J.K. Rowling’s first novel for adults shows sparks of intelligent social satire, but is ultimately weighed down by cumbersome, hackneyed dialogue, writes Aishwarya Subramanian.
AISHWARYA SUBRAMANIAN 10th Nov 2012
casual vacancy, according to Charles Arnold-Baker's Local Council Administration, is said to have occurred when a councillor's seat is vacated during the term of office due to the councillor's disqualification, resignation or death. Such a situation befalls the council of the small town of Pagford when councillor Barry Fairbrother dies suddenly of an aneurysm.
Fairbrother's death has far greater implications for Pagford than it might first appear – potentially affecting even the limits of the town. The Fields, a council estate populated by people from a distinctly different social class to most of Pagford, technically comes under the purview of the town. For a long time now, various members of the council have been trying to have the Fields declared a part of a nearby city instead. Fairbrother, himself a former resident of the Fields, led the faction in favour of keeping the area within the town.
J.K Rowling's first adult novel, The Casual Vacancy uses the politically fraught atmosphere after the councillor's death to tell the story of the interlocking lives of a number of residents of a small town, all of whom have in some way been touched by Barry Fairbrother. At one end of the social scale is Krystal Weedon, one of Fairbrother's pet projects. The daughter of a drug addict and frequently in trouble at school, Krystal is also the backbone of the school rowing team and is singlehandedly trying to look after her baby brother lest social services take him away. At the other end are the Mollisons, socially aspiring snobs and Fairbrother's rivals on the council, who are seemingly possessed of every possible vice; Howard is fat, Shirley is homophobic, both are racist.
Indeed, a large portion of The Casual Vacancy seems dedicated to showing us just how unpleasant and how banal its characters' lives are. They speak and think in cliché; "Christ, it puts everything in perspective though," sighs Miles Mollison. "Goes to show, doesn't it," says Simon Price ("portentuously," in case the reader somehow missed the point).
No one here is entirely pleasant. Parminder Jawanda, Fairbrother's ally on the council, may have the right politics (and it's always clear what those are) but she is a terrible mother to her youngest daughter. Kay Bawden, a social worker, clings desperately to a relationship that is over. Simon Price is abusive and violent; his wife Ruth enables and excuses his behaviour.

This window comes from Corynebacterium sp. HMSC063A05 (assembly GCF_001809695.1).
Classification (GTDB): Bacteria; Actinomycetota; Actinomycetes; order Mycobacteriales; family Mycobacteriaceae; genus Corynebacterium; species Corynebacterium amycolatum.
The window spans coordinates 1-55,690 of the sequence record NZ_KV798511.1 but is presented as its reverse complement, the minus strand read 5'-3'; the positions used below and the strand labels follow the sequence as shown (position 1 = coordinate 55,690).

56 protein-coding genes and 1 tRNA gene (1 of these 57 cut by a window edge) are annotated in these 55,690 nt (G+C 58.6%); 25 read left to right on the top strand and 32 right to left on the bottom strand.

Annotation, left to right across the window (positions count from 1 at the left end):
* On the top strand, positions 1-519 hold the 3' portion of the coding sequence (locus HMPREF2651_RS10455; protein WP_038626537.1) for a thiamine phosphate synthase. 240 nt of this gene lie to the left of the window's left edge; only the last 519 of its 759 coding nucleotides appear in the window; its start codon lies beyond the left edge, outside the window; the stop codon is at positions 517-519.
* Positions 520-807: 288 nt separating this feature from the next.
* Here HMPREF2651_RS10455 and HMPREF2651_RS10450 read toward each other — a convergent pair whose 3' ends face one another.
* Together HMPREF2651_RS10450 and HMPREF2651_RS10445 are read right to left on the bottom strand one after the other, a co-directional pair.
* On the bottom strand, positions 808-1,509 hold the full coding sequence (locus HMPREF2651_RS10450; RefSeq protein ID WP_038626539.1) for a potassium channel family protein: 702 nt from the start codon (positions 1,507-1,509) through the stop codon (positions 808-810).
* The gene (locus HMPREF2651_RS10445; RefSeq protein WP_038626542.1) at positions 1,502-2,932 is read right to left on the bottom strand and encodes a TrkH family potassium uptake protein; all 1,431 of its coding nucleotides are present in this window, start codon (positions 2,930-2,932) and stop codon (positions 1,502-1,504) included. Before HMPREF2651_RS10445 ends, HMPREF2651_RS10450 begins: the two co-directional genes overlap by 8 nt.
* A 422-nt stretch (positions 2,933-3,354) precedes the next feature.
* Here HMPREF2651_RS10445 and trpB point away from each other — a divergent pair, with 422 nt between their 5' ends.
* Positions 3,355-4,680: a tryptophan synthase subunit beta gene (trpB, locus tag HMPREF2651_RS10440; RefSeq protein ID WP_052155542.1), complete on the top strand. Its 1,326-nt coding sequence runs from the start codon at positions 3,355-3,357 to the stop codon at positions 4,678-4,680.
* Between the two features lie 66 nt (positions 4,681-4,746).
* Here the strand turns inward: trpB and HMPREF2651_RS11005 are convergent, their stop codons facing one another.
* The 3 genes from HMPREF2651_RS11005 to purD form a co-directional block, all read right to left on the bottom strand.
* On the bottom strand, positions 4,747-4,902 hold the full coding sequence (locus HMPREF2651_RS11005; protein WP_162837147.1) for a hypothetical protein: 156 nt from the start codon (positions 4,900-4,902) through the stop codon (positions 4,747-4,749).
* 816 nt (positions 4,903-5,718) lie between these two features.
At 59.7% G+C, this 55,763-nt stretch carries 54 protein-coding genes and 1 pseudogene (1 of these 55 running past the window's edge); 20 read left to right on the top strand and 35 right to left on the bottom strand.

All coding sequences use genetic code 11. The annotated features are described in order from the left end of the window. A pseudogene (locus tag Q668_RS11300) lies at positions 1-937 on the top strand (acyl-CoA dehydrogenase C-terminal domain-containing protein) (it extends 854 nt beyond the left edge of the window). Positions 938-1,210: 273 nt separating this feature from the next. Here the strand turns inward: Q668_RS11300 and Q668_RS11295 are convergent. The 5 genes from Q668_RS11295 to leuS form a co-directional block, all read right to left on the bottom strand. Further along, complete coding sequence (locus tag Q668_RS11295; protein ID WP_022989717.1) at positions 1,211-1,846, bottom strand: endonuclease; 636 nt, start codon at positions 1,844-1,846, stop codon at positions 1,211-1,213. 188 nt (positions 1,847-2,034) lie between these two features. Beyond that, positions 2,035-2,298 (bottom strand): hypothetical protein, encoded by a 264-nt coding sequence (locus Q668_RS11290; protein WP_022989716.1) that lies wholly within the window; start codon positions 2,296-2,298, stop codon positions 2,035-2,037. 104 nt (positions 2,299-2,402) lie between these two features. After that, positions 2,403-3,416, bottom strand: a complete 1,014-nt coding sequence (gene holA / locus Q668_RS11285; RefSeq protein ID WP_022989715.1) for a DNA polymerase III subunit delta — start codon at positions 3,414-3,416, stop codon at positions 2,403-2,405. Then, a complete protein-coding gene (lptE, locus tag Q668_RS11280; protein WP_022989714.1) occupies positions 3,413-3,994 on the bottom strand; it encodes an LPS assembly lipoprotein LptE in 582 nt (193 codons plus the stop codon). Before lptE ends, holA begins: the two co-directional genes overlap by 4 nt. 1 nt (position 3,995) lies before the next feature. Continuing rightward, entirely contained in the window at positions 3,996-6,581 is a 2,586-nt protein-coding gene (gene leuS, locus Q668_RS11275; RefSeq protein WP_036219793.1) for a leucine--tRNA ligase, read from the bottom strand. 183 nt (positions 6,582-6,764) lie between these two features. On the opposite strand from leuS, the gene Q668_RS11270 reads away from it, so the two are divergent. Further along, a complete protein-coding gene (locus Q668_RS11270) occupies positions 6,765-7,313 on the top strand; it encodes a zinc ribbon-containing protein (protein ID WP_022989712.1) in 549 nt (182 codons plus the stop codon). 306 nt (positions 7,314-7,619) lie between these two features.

ven the characters who live in the Fields don't escape. Worse still, as readers who cringed through some of Hagrid's speeches in the Harry Potter books will be alarmed to hear, Rowling has chosen to try to render their accents phonetically. Presumably the rest of the residents of Pagford speak with crisp RP accents.
The only characters who emerge from all of this as people are the children. Each of the teenaged characters in The Casual Vacancy feels (like most teenagers, presumably) powerless and isolated.
The only characters who emerge from all of this as people are the children. Each of the teenaged characters in The Casual Vacancy feels (like most teenagers, presumably) powerless and isolated, and all of them are victimised and disgusted by the behaviour of the adults around them. Yet the entire focus of the book is on these young people; from the debate about schooling that divides the council to the mysterious hacking of the council website that allows the teenagers to influence their town's politics, to the tragic double funeral at the end of the book. Adults are mocked for not being young; a grown woman who tries to dress like a girl and another who is fascinated by a boy band are both portrayed as ridiculous. In a move that will certainly date this book, the novel takes for its refrain Rihanna's Umbrella. The only adult character to come out of this looking good is Barry Fairbrother himself, and he is dead.
The result of all of this is that there are two books at war within this one. The first is a structured, precise (one suspects diagrams were involved) satire about nasty, small-minded people in a small town. The other is a tragedy involving children caught up in forces they can't entirely control. The opposition between these two results in some scenes that are frankly embarrassing – at one point the vision of fat (and to be fat is treated here as a serious moral failing) Howard Mollison, receiving good medical care with his family around him is juxtaposed with that of an innocent, dead child.
One of the complaints often levelled at the Harry Potter series was that, as it grew in popularity, the books became more and more bloated. Rowling may have left behind the wands and unicorns, but The Casual Vacancy has more in common with those later Harry Potter books than one could want. There's probably a sharp, cutting work of social satire in here somewhere, but you'd have to hunt around to find it.